The Denver Post dutifully reports Republican U.S. Rep. Mike Coffman’s complaints today that he has been the subject of a partisan “jihad” by the watchdog group Colorado Ethics Watch. Unfortunately, political watchers expect the red-herring rhetoric has only just begun, in the wake of Coffman’s March 6 hearing on charges of misconduct before the Colorado Independent Ethics Commission.
What Coffman can’t deflect are the facts contained in the Colorado State Auditor’s blistering December 2007 report that outlines serious mismanagement during his brief two-year tenure as secretary of state, which formed the basis of the formal ethics complaint.
The auditor’s report found eight major areas of failures in the office, including duplicate voter-registration records, voting by dead people and felons, failing to account for $445,000 in federal funds, and numerous conflict-of-interest violations among employees, at least some of which Coffman was aware of. Colorado Ethics Watch’s allegations were premised on the most serious failures contained in the auditor’s report — an analysis, curiously enough, that the former state administrative officer actually agreed with and offered corrective actions to remedy.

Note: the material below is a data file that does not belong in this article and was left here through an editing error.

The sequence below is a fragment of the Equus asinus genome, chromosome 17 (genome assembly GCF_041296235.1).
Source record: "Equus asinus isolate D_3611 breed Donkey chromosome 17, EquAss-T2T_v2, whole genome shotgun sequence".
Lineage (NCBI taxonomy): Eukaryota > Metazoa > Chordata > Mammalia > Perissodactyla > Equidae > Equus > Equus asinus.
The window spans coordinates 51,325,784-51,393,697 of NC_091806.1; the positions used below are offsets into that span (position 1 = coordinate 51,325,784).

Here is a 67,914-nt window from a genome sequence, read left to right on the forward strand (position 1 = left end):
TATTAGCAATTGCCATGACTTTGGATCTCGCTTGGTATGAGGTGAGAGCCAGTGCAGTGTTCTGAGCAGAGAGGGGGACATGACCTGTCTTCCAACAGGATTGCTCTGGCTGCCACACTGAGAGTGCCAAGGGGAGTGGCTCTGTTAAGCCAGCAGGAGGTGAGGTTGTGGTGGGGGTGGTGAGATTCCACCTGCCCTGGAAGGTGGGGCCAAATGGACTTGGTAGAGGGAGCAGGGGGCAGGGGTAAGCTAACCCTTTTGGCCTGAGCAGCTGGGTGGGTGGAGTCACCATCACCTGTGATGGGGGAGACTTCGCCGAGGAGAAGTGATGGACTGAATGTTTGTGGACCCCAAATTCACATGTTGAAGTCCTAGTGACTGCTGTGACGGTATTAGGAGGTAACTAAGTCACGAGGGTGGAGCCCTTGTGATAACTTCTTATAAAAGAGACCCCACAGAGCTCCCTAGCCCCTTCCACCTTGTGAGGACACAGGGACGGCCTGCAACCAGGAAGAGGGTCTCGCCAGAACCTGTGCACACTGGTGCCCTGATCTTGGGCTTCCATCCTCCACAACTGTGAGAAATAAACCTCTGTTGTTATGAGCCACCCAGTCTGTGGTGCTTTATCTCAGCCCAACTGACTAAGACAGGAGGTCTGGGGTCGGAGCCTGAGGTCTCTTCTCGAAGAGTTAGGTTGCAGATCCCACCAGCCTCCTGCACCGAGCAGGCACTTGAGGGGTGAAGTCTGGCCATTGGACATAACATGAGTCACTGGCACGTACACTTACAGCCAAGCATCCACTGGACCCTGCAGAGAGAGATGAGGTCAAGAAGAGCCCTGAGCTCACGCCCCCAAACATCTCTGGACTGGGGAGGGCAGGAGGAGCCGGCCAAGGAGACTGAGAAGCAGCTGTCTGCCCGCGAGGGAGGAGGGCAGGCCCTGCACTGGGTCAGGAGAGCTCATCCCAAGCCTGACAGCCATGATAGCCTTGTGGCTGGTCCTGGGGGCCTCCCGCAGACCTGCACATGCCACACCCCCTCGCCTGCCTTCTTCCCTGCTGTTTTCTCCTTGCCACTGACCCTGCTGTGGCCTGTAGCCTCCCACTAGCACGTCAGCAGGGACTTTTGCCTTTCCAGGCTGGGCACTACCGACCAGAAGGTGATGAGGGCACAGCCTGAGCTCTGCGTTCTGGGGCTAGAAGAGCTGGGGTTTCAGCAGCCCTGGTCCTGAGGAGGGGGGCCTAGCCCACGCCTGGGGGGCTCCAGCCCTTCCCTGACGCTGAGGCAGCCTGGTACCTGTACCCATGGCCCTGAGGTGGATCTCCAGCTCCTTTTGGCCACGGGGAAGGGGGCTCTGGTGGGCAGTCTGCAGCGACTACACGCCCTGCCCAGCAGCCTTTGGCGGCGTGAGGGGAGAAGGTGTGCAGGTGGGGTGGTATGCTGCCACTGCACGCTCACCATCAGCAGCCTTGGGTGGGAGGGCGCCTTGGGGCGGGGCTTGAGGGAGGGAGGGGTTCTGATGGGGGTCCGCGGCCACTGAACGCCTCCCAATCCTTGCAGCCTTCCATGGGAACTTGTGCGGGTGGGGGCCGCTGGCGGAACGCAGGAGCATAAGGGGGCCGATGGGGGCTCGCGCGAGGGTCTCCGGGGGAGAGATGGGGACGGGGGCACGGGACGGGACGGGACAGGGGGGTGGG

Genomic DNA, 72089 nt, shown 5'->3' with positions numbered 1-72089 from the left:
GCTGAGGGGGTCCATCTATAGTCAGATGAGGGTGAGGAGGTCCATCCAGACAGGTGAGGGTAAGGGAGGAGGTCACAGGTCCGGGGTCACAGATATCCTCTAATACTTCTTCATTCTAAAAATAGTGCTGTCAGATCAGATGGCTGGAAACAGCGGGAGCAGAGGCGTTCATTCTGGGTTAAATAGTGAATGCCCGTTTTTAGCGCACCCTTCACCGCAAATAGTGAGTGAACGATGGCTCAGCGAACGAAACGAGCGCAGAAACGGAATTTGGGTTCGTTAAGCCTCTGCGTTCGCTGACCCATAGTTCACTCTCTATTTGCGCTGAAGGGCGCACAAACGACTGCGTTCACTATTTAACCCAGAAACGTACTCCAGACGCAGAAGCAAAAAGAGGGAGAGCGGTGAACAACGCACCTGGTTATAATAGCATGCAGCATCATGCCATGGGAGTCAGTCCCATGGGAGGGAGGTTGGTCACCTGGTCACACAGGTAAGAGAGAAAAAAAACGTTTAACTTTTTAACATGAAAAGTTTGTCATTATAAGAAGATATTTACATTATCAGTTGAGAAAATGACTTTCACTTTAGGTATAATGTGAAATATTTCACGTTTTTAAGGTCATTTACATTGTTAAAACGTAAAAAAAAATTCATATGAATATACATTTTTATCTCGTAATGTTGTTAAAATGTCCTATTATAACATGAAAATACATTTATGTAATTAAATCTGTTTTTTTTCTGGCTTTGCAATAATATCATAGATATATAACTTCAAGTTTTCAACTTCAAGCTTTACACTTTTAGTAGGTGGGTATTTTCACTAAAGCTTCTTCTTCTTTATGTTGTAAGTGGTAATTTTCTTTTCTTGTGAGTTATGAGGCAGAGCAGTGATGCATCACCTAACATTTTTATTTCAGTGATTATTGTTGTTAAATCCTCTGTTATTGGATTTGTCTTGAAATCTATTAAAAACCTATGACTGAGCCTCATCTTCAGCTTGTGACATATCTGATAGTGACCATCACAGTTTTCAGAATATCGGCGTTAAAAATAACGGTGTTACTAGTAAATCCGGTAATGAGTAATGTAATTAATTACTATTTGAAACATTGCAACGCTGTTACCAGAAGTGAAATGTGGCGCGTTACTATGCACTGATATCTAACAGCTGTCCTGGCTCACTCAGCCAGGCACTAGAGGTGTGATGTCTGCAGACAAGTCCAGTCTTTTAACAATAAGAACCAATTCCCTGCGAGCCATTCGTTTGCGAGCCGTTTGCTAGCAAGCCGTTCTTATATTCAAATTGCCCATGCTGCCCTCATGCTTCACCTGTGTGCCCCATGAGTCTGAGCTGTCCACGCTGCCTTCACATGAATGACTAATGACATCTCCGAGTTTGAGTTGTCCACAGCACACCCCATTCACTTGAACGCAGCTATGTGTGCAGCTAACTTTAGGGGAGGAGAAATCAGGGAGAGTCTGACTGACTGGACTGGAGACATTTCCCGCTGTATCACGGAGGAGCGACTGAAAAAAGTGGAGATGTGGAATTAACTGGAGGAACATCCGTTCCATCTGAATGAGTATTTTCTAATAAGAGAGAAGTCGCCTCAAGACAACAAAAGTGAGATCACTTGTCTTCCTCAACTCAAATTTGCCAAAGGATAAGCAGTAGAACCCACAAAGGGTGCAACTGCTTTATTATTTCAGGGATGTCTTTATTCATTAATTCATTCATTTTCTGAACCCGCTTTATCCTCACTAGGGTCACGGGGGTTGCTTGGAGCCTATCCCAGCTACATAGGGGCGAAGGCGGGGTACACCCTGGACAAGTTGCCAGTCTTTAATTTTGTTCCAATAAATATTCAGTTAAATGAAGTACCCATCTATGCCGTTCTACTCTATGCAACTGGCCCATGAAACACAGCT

What Coffman appears to be doing, which is certainly his right, is fighting this battle in the court of public opinion.
Despite the wounded howling to the contrary, Colorado taxpayers also have a right — to a fair and expeditious hearing on political shenanigans in a state office.
It’s unclear yet when a decision will be handed down. Today marks the deadline for each side to submit written closing arguments to an already hobbled ethics commission in which two of the five members recused themselves because of previous ties to Coffman.